We have read the findings reported by Ren and colleagues with interest. They have investigated the expression of secreted frizzled-related protein 1 (SFRP1) in nasopharyngeal carcinoma and its relationship to clinical outcome (1) and have concluded that SFRP1 expression does predict the prognosis of NPC patients.
Nasopharyngeal carcinoma is a lethal malignancy, and distant metastasis is the main reason for treatment failure in this condition. Thus, the identification of prognostic markers that may predict distant metastasis and perhaps response to therapy are warranted. Therefore, the findings reported by Ren and colleagues (1) are of great significance. Nevertheless, in our opinion, some aspects of the study need to be discussed in further detail.
Nasopharyngeal carcinoma tissues are characterized by cellular heterogeneity, representing a mixture of normal tissue, stroma, or in situ tumor cells and influx of immune cells in nasopharyngeal carcinoma lesions (2). This heterogeneity within the same clinical subgroups of patients prevents the reliable ascertainment of its biologic properties, including its responsiveness to treatment. The isolation of a relatively pure population of tumor cells by laser capture microdissection may allow the identification of tumor-specific molecular alterations (2). Moreover, evaluation of tumor heterogeneity and possible evolution of cancer cells after tumor relapse should be documented within multiple samples of a single tumor and repeated biopsies to decrease the risk of avoidable errors.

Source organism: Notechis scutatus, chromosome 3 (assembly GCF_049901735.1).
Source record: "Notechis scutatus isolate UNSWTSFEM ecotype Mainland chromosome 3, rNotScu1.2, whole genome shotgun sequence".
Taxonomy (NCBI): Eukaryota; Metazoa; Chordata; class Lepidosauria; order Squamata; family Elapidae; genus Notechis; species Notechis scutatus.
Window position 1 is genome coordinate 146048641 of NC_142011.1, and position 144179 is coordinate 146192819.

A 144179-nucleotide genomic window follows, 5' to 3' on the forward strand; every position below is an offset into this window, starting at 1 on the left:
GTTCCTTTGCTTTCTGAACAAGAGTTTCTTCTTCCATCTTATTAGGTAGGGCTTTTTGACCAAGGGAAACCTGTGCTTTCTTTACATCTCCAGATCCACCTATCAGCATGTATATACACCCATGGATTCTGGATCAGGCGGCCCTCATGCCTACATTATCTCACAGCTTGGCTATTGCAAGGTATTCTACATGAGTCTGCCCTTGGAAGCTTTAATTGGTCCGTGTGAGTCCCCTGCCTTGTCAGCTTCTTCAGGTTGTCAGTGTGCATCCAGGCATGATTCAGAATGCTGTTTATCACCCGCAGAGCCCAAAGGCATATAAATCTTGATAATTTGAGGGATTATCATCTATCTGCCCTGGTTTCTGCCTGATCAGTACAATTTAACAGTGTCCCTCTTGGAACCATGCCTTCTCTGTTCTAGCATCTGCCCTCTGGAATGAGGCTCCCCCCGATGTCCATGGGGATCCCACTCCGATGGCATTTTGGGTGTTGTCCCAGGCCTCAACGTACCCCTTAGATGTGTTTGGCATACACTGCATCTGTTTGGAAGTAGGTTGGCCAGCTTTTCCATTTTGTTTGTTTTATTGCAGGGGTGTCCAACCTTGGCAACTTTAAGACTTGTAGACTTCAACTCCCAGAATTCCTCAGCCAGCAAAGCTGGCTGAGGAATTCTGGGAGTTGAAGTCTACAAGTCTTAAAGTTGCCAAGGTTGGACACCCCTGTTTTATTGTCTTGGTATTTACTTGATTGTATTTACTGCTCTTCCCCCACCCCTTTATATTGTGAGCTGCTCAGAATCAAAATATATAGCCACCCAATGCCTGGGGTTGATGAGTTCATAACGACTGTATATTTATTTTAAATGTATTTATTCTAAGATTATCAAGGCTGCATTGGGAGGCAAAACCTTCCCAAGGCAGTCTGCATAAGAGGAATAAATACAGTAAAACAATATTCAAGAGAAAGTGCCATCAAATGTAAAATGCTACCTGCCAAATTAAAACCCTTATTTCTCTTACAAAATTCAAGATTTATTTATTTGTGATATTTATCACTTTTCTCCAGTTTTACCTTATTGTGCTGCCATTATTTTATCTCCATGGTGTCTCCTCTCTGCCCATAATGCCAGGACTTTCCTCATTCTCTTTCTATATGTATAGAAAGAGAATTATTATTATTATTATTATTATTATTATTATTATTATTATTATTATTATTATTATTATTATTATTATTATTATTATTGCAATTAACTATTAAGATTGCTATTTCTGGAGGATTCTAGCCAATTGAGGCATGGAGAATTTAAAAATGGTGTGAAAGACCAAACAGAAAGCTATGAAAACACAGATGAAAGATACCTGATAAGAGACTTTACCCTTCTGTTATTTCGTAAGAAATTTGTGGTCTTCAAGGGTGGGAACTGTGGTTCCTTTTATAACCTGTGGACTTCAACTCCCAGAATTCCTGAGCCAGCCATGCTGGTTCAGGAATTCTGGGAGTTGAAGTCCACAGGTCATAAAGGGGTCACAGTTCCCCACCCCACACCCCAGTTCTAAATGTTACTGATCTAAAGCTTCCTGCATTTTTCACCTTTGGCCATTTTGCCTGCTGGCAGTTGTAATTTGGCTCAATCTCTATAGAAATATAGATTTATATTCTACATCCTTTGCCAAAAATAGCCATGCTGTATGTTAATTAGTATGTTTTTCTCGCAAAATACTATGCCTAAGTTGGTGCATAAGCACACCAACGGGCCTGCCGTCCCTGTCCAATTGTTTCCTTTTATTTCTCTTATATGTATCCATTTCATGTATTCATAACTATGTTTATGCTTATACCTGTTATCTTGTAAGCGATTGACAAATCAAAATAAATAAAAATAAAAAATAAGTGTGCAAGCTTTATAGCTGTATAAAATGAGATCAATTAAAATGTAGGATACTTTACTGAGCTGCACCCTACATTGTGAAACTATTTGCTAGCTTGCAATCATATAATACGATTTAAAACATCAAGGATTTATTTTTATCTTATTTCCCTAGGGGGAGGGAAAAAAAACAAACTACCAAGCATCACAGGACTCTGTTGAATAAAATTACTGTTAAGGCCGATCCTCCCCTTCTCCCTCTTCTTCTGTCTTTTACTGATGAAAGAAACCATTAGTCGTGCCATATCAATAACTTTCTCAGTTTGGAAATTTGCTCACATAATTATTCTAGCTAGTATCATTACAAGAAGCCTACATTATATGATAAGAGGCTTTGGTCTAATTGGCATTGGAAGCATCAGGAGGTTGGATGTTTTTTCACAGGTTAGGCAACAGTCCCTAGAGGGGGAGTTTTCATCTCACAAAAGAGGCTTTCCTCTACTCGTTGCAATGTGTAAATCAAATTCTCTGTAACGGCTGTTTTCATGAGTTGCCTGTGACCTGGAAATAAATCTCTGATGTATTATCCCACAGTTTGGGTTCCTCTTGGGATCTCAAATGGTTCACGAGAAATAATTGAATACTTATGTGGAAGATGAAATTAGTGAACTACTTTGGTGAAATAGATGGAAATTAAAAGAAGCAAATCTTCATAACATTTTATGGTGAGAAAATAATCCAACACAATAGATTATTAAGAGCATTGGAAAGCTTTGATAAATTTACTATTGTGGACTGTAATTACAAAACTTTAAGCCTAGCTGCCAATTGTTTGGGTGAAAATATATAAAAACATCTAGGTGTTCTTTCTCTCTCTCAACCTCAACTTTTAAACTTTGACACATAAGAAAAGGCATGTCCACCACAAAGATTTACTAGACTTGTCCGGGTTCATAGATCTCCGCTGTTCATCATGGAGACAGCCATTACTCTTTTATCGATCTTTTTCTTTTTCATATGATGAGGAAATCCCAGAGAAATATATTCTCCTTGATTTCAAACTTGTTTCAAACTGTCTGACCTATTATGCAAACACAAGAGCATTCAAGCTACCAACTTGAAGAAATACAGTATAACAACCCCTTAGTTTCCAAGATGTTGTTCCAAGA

Ren and colleagues (1) have normalized the expression of SFRP1 by using a housekeeping gene (HKG), GAPDH, in RT-PCR. It has documented that HKG expression, despite being occasionally constant in a cell type or experimental condition, can vary considerably (3). Accurate normalization of the data should be based on the geometric means of multiple internal control genes, and determination of the gene stability is required to avoid single control normalization error and to identify proper tissue-specific HKG for gene expression analysis (3). Moreover, a Bonferroni correction may be warranted as a consequence of the number of variables/clinical features of the population with respect to SFRP1 expression to avoid false-positive associations.
Finally, IHC is an imprecise and empirical method, and outcomes depend on the antibody used and pathologist's expertise. Moreover, traditional scorings methods, for example, based on tumor size, nodal involvement, are relatively poor in predicting the chance of developing metastases, and tailored treatments based on expression profiles are challenging and are still far from being useful in the management of NPC patients (4). This can be explained by several factors, including the bias of a single-factor analysis, compared with several key determinants of drug activity and characteristics of cancer cell, which could influence the prognosis. Thus, validation of the results and reevaluation of the slides by at least two independent pathologists may decrease the risk of mistakes and avoid interlaboratory variation in results from IHC assessment (5).
We thank Ren and colleagues for their report but believe that additional analysis with the incorporation of a more refined methodologic approach is required to validate the prognostic value of SFRP1 in an independent cohort, preferably multicenter settings, to establish its value beyond the already available clinical factors.
See the Response, p. 416
Disclosure of Potential Conflicts of Interest
No potential conflicts of interest were disclosed.
This work was supported by a grant from Mashhad University of Medical Sciences (to A. Avan).